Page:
“I am happy to be back in school this morning and grateful to be among those still alive,” says Claris, a student at the SOS School in Monrovia, Liberia. “We were home for a long time without going to school and we are so excited to be back this morning.”
Claris is one of the 400 students to return to the SOS School, along with 25 teachers, after it was reopened on Monday 16th February. The nearby SOS Nursery also reopened its doors to over 50 children.
A mother whose three children attend the school says, “I’m excited to bring my child back to school this morning. When the schools were closed, I was thinking about how my family would survive and the education of my children.”
Ordered to close in July 2014
The Ebola virus was identified in Liberia in March last year. To protect the country's children and minimise the spread of the virus, Liberia's president, Ellen Johnson, ordered all schools to close in July 2014.
By February 2015, 3,858 people had died in Liberia due to Ebola. However, the rate of infection has recently slowed dramatically, and only three new cases were confirmed in the first week in February.
Due to the promising decline of new Ebola cases, and the increasing risk of children missing out on their education, some schools have now been allowed to reopen. Only schools that have received Ebola preventive materials from the Ministry of Education reopened on 16th February. Others are expected to open on 2nd March 2015.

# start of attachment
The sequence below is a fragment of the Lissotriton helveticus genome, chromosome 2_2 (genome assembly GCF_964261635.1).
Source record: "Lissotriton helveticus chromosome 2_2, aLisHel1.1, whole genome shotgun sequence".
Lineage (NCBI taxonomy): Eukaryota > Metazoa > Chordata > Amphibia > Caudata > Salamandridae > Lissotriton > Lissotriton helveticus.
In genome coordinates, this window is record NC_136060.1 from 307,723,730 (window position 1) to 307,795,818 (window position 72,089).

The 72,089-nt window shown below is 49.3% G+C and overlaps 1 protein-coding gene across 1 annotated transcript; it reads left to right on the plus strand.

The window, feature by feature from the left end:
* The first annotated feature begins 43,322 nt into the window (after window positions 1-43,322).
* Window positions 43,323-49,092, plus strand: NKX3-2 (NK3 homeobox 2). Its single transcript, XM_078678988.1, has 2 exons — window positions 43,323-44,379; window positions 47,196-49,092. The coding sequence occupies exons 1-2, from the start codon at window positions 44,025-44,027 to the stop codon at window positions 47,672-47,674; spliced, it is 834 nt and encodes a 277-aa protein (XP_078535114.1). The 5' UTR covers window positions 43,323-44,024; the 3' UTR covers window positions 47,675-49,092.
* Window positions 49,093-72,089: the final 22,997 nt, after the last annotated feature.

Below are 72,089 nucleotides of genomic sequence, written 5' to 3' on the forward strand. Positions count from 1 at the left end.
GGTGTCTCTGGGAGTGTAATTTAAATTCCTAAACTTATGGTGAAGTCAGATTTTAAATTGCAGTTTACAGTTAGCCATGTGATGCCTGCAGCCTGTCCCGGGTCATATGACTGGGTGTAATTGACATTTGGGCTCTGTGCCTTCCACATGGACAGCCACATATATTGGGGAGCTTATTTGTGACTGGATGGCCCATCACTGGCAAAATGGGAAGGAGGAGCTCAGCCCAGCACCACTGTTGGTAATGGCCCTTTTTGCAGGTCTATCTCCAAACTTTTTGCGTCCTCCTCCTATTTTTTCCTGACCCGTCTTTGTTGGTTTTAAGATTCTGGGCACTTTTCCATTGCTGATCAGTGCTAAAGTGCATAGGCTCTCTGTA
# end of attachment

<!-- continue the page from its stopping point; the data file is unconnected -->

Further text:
Reopened schools must be vigilant
“I’m happy to be back in school and hopeful that things will get better even though we still have a few Ebola cases. We still have fear of any recurrence,” says Clarles, another student at the school. The fears and risks that surround Ebola remain – something schools are well aware of.
At the SOS School in Monrovia, Liberia's capital, staff check the temperatures of students with thermometers to spot early symptoms of Ebola. Throughout the school, taps and buckets with chlorinated water are in place for regular hand washing.
Physics teacher Milton Padmore says “I am happy to be back but we need to double up our efforts as we observe all the preventive measures, in order to keep the campus healthy and clean.”
The first day back at school was dedicated to learning about Ebola and how to prevent it's spreading. A team from the SOS Medical Centre in Monrovia helped deliver these Ebola awareness sessions, so that all students and staff will act vigilantly and comply with all Ebola prevention measures.
“Smiles on the faces of children”
Richard Pichler, International CEO of SOS Children's Villages, says:
“All children have a fundamental right to education. That’s why we’re so pleased that schools have begun reopening in Liberia now that the Ebola epidemic appears to be waning there.
At our SOS Schools, which were among those to open, we remain vigilant, with strict hygiene controls in place to minimise the likelihood of any new Ebola cases. But from the smiles on the faces of the children, parents and teachers it’s obvious how happy they are to be back.”
Schools remain closed in Sierra Leone
Unfortunately, schools in Sierra Leone remain closed due to the risk of Ebola. In the north of the country, the Ebola outbreak is critical with new cases increasing. In total, just over 3,000 people have died of Ebola in Sierra Leone, with more than 8,200 cases of infection.
To ensure children continue to receive an education, staff from SOS Schools and Nurseries have been home-schooling their students since January 2015. The government has also organised nationwide home learning education programmes on radio and TV. The government in Sierra Leone is keen to open schools, colleges and universities soon, and proposes to do so by the end of March 2015.